Soy sauce is a refrigerator staple, but whether due to allergies, intolerances, or preferences, not everyone enjoys this salty-savory condiment. Substitutions abound, including coconut aminos and tamari, but you can look to other ingredients to provide the same flavor profile, as well. One ingredient that approximates the taste of soy sauce in recipes well is anchovy paste; this fish-packed ingredient is a concentrated concoction of anchovies, salt, and sometimes olive oil, and it contains enormous flavor in a small package.
Just a small squeeze of anchovy paste in a recipe like fried rice or stir-fry adds the same salty, umami flavor to the dish as a drizzle of soy sauce. Though historically this paste has commonly been used in Italian cooking, it can seamlessly be adapted into a variety of different cuisines. When used sparingly and mixed with other strong flavors like meat and spices, it melds in and enhances the taste of the foods around it. Though it's not an exact replica of the taste of soy sauce and lacks the balance of sweetness that the fermented, soy-based condiment provides, its flavor notes are mostly salt and umami; don't worry about your food tasting like the ocean though, as the fishy flavor of the anchovies is muted in this product, especially when used in the context of a multi-component recipe. The ratio to exchange these two ingredients is approximately 1-to-1, though we recommend adding a small amount of anchovy paste first and tasting as you add.
Why Anchovy Paste Works Like Soy Sauce
There's a reason why anchovy paste makes such a great substitute for soy sauce — more so than other salty ingredients like, say, pickles or capers. Both anchovies and soy sauce contain glutamate, the naturally occurring compound that gives foods a deeply savory, umami flavor. Soy sauce contains up to 1,700 milligrams of this compound per 100 grams; anchovies (which make up the bulk of anchovy paste) clock in at about 630 milligrams per 100 grams, which is still nothing to sneeze at.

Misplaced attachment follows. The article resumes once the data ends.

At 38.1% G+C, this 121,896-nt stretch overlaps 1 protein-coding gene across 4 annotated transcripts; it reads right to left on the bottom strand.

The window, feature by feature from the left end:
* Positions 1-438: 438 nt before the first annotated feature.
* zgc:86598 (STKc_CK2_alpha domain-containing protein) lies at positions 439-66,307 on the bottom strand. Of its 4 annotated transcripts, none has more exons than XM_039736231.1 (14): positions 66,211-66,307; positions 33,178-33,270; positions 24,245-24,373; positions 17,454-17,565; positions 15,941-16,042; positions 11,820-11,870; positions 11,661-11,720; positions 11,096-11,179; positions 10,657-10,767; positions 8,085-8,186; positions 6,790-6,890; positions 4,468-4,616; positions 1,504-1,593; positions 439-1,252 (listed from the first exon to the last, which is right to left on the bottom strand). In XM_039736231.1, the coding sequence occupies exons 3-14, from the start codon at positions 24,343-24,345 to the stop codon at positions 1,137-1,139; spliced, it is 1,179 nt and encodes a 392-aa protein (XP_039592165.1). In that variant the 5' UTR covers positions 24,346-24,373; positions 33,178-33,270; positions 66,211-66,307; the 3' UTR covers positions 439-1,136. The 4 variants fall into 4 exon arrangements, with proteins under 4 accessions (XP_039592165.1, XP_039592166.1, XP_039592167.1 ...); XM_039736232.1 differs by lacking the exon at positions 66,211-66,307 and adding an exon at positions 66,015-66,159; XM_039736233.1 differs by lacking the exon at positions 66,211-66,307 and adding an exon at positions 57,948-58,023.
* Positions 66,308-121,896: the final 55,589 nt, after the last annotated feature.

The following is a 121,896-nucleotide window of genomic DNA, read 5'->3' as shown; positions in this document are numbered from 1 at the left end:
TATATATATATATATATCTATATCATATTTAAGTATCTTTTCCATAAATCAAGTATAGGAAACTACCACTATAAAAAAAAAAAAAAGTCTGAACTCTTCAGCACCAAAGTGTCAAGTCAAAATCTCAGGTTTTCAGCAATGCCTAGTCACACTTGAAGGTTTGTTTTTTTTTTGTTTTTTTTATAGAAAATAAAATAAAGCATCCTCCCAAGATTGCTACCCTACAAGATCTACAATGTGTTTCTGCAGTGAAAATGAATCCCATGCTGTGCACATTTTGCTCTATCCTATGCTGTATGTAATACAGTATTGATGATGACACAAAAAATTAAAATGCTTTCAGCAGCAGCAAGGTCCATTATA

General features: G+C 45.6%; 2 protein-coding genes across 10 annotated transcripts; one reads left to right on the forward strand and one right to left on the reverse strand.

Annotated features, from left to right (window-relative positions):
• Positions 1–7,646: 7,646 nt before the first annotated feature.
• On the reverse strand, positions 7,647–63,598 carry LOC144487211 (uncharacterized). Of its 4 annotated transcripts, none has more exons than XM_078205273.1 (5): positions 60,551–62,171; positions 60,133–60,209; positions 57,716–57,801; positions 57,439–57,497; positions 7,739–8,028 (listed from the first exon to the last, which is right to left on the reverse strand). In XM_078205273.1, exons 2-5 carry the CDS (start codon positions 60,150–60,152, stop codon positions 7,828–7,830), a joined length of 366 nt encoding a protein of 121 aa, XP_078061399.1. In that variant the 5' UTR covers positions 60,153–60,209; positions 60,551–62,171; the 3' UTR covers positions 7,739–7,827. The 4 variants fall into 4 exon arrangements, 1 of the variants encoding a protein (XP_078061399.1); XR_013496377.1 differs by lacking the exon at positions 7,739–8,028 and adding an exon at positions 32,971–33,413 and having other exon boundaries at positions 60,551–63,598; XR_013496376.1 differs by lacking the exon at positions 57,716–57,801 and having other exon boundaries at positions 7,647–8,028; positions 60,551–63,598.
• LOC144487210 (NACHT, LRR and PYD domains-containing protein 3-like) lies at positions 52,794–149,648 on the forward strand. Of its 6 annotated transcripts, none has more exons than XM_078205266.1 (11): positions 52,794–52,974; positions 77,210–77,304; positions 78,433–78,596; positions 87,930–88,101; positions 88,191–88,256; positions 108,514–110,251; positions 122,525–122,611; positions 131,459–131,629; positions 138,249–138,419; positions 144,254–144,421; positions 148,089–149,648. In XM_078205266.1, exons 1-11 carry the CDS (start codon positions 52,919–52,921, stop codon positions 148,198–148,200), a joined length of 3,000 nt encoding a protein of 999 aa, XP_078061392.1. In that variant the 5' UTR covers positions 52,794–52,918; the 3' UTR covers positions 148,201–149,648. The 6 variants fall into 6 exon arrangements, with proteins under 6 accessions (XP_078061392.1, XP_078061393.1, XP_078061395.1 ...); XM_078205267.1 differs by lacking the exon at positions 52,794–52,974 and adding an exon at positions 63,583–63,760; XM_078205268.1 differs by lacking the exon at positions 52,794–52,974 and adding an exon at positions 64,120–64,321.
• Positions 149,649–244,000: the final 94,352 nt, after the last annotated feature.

This umami flavor is what provides that savoriness to foods beyond just the sensation of saltiness; it's an essential flavor profile for many dishes that call for soy sauce. Using anchovy paste can fill both the need for sodium and umami in a dish, making this fishy ingredient a better substitute than other condiments with less glutamate.
Anchovy paste works wonderfully blended into sauces, added to broth and stock, used in meat marinades, and more. Soon you'll be using this secret ingredient so much that it'll have a permanent place in your refrigerator.
Another Fishy Soy Sauce Alternative
If anchovy paste isn't available to you, or you'd rather stick with sauces over pastes, there's another fishy, umami-forward soy sauce substitute you can use next time you're in a pinch. Fish sauce, a condiment made from fermenting fish into a funky, salty liquid, can also fill in if necessary. Fish sauce actually comes from fermenting fish like anchovies, so the glutamate in these small creatures gets imparted into the finished product, adding that same characteristic burst of umami you'd find in the paste.
Fish sauce has an extremely strong smell and flavor to it; it's very pungently fishy, so as with anchovy paste, use it sparingly and taste as you go. You can use about a 1-to-1 ratio of fish sauce to anchovy paste. But don't fear ruining your meal with a dash or two — you may be shocked at how well this sauce can meld into the background of dishes it's added to, providing a distinct umami flavor and saltiness without turning the whole thing into a fish overload. So the next time you're out of soy sauce, don't fret; you have other, fishier options to help make your meal a delicious success.
Read the original article on Daily Meal.